La La Land Made Me Do it

2016. Ben and I had just returned from another sailing trip in Greece.

My manuscript called to me from the desk drawer. ‘Hey, remember me? I’m about falling in love on a sailing trip in Greece. You could, um, you know, give me a new lick of paint or something?’

I ignored it.

I’d had an agent the year before. He’d loved the book, but he couldn’t get any takers. I was done with it. I was done with the whole ‘being an author’ lark. I was giving up on my dream.

Then we saw La La Land.

La La Land, which will forever be known as ‘the film that changed my life’.

Yes, really.

You see, towards the end of the film [spoiler alert, but really, you should have seen it by now—it’s incredible], Emma Stone’s character, Mia, is at the point where she wants to give up on acting. And Ryan Gosling’s character, Sebastian, convinces her to go to this one particular audition.

She does, and it is a beautiful audition. La La Land is a musical, so she sings it—a song called ‘The Fools Who Dream’. In a perfect Oscar-winning moment, she lays it all out there, her heart bare and raw.


[MAJOR SPOILER] She gets the part and she becomes a huge star.

The rest of the film devolves into a flash forward and then completely the wrong ending, but that scene!!!!

After the film, we caught the tram home and I couldn’t speak and I couldn’t stop the tears streaming down my face. When we got home, I told Ben I wanted to be alone, and sitting at my desk, I had a serious talk with myself.

No one was going to knock on my door and ask if I had a completed manuscript lying about. No one was going to ever read it if I didn’t do something—if I didn’t at least try.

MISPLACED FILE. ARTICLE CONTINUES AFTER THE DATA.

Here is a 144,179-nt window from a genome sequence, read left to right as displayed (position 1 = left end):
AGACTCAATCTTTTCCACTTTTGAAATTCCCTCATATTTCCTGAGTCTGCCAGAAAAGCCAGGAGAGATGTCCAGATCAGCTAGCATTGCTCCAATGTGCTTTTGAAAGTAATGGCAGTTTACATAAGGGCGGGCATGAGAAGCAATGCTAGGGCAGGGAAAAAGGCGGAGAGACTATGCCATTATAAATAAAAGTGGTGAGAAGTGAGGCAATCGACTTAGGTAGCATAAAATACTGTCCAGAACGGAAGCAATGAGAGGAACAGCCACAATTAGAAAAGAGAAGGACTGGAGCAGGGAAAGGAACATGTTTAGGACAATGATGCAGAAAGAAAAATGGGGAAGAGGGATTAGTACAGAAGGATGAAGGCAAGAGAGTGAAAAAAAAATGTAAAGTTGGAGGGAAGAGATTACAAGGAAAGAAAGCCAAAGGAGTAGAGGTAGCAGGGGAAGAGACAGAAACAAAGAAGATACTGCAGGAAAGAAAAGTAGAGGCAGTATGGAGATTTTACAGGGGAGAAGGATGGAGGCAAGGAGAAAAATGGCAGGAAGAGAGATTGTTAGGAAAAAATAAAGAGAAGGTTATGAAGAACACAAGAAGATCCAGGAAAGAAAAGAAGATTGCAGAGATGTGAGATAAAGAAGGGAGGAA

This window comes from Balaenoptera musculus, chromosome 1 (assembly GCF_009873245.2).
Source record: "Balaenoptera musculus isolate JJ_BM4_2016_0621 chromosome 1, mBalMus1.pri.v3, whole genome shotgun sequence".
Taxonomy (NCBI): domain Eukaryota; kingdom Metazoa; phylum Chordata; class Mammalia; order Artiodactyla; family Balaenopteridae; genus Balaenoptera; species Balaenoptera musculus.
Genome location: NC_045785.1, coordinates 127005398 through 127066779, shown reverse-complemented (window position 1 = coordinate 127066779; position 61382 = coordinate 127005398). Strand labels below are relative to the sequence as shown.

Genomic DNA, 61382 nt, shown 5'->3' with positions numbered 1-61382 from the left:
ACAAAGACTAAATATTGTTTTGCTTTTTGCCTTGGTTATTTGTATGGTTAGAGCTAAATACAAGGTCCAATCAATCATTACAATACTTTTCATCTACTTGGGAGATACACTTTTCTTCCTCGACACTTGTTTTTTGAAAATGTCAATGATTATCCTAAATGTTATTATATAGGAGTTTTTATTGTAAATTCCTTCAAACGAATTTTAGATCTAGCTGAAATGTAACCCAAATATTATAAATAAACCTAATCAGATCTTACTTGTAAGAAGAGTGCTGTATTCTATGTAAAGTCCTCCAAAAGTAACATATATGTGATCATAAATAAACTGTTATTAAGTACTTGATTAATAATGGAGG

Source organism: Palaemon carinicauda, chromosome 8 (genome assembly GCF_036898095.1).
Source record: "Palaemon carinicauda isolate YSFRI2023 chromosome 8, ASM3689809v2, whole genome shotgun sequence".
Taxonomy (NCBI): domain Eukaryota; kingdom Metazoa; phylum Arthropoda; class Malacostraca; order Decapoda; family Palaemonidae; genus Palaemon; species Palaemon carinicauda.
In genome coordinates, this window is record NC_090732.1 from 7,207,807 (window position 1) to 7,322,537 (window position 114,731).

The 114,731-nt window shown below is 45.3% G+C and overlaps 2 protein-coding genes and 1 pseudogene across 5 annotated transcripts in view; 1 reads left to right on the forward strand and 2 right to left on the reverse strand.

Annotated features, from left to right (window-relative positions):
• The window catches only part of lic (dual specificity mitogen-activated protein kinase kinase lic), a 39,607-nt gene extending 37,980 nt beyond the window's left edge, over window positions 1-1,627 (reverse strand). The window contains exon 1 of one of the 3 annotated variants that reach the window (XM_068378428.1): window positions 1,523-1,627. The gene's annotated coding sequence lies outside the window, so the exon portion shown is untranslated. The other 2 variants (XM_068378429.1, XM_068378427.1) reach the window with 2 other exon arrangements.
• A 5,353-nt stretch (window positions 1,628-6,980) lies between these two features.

This was my dream. I was a fool who dreamed, and if I didn’t give this everything I had, it would never happen and I would always be heartbroken that my dream hadn’t come true.

So, I had to try—again.

And I did. I re-wrote the book and self-published and queried it and wrote more books and queried those. I kept going. I gave it everything I had—all because of that one scene in that one film. Yes, eventually I may have had a nudge from somewhere else, but I will always remember La La Land as the film that changed my life.



I had the craziest dream last night


It’s a little-known made up statistic that 9/10 people who insist on telling you about the dream they had, start re-telling it with these seven dreaded words, seven words that would make even your mother cringe. Because the truth is, no one wants to hear about your dream, not even your mum. I know that inside your head, it’s a vivid, incredible collection of imagery, heightened feelings, and impossibilities, but you won’t be able to tell it well enough to convey even 1% (*) of what it felt like to dream it. No, really. You might have dreamt you’d been to Shangri-la and back again, and it still won’t make a good story.

That’s why I would like to publicly apologise to my significant other. This morning I regaled him with the particulars of a dream that left me so out of sorts, I woke up in a panicked state at 5:45 and couldn’t get back to sleep.

I mean it was a particularly crazy dream. My X-boyfriend was in it, except he had an afro (he’s white), and so was Kevin Smith – the director and podcaster. We were at some kind of festival up a mountain, where the staff were paid to sweep the snow. I didn’t like that we slept outside, or that I didn’t get to do any ablutions in the morning, or that I couldn’t get home before midnight that night. I also didn’t like not having my mobile phone with me, because I couldn’t tell anyone where I was. A former friend was there too, telling me about all the mistakes she had make at work, and apologising for being a crappy friend. Finally, I teed up a ride home with one of the snow-grooming help on his motorcycle. And then I woke up.

See? Boring, weird and enough to make my mother cringe.

Sweet dreams!


* Another made up statistic